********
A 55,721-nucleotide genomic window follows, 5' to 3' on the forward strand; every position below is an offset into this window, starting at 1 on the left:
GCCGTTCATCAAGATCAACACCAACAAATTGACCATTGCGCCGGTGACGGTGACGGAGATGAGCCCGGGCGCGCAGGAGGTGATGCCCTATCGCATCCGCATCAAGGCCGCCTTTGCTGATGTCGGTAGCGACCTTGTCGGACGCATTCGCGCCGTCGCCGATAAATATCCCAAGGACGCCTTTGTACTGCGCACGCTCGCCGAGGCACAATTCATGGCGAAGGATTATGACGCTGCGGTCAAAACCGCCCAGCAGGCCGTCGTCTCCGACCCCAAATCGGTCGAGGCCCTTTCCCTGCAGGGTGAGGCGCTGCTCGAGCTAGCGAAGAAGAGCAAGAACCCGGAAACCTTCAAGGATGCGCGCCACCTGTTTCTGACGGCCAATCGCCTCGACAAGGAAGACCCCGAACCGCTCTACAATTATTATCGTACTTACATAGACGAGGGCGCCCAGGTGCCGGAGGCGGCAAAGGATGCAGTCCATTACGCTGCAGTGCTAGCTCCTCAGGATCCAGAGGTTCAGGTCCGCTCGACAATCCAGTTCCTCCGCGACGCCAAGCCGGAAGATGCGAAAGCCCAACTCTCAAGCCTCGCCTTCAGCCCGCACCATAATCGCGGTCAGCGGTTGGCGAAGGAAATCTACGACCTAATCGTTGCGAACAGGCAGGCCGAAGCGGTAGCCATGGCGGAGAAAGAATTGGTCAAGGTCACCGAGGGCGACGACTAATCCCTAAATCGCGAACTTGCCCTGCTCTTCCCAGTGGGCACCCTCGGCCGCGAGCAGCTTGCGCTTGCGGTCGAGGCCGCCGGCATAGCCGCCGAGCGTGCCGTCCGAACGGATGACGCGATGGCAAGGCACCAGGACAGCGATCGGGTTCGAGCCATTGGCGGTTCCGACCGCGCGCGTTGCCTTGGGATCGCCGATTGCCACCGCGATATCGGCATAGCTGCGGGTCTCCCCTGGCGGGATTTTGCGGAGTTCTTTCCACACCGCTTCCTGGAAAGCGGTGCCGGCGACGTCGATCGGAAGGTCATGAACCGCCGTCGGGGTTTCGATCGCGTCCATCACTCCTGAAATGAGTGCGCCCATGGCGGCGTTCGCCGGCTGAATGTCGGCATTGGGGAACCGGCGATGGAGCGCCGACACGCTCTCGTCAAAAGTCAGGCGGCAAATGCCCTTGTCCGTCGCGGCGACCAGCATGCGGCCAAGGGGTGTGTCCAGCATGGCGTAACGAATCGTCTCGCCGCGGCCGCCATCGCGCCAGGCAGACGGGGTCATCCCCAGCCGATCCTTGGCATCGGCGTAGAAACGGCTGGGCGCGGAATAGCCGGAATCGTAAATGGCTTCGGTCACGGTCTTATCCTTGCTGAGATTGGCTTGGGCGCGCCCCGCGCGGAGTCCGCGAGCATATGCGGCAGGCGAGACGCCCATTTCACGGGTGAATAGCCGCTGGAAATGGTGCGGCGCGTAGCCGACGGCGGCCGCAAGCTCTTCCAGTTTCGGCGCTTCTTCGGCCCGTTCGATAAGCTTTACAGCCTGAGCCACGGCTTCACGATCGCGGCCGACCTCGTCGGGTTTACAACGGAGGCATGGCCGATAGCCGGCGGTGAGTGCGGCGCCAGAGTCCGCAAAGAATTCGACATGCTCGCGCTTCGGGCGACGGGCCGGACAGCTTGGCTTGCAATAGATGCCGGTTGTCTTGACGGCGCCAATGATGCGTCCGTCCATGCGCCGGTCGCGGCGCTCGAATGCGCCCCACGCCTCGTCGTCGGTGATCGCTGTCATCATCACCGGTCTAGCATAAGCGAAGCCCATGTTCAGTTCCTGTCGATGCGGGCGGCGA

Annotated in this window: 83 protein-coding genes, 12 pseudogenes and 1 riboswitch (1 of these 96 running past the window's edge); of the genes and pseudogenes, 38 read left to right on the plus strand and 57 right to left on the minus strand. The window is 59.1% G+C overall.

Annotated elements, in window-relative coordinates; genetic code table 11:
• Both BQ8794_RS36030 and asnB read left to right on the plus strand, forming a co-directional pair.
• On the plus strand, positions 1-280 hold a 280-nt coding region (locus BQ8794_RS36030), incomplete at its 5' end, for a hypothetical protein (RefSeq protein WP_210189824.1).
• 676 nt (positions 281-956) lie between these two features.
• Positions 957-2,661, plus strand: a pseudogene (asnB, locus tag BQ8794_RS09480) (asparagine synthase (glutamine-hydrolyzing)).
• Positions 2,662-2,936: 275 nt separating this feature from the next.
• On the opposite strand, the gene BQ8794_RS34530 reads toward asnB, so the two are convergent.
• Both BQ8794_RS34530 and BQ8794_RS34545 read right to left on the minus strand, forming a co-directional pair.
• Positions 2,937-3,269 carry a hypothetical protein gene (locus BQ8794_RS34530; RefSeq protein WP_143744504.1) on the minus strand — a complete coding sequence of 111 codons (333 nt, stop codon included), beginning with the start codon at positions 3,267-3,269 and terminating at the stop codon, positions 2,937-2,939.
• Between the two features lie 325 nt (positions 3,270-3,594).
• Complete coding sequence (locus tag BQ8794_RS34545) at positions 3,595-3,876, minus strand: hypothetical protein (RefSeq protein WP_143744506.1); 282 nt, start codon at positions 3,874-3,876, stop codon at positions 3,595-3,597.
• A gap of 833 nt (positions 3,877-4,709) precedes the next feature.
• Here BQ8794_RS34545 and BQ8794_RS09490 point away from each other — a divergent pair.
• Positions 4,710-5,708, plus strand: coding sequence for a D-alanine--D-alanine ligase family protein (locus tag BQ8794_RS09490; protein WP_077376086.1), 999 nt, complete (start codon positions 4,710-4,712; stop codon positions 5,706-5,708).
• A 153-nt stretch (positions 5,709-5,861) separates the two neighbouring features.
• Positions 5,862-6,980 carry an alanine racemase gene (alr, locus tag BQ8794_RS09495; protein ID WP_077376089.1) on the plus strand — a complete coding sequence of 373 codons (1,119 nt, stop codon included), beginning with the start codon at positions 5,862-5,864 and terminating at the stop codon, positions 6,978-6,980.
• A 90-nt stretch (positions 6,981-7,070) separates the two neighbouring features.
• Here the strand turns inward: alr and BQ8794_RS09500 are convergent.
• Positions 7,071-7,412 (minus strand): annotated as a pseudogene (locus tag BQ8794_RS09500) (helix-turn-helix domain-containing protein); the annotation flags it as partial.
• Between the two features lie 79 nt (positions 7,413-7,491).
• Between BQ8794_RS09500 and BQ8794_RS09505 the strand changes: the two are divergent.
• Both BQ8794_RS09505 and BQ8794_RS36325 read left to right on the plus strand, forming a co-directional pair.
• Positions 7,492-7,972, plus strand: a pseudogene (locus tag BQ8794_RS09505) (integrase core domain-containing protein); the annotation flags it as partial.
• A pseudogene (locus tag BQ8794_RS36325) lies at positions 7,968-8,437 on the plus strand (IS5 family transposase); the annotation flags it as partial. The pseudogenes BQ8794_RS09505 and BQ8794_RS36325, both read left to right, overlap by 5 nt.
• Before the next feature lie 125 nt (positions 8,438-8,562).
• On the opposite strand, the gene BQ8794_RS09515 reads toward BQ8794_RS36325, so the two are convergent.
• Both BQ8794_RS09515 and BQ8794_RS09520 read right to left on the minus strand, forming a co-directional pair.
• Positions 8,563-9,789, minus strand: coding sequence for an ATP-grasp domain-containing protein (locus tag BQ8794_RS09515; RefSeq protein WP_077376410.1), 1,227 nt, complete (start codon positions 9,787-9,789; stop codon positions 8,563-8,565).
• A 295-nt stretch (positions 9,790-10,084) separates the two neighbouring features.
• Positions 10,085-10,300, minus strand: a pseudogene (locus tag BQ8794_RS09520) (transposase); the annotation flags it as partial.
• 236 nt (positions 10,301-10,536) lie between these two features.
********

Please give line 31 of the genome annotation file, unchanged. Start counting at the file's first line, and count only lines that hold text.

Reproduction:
• Positions 8,563-9,789, minus strand: coding sequence for an ATP-grasp domain-containing protein (locus tag BQ8794_RS09515; RefSeq protein WP_077376410.1), 1,227 nt, complete (start codon positions 9,787-9,789; stop codon positions 8,563-8,565).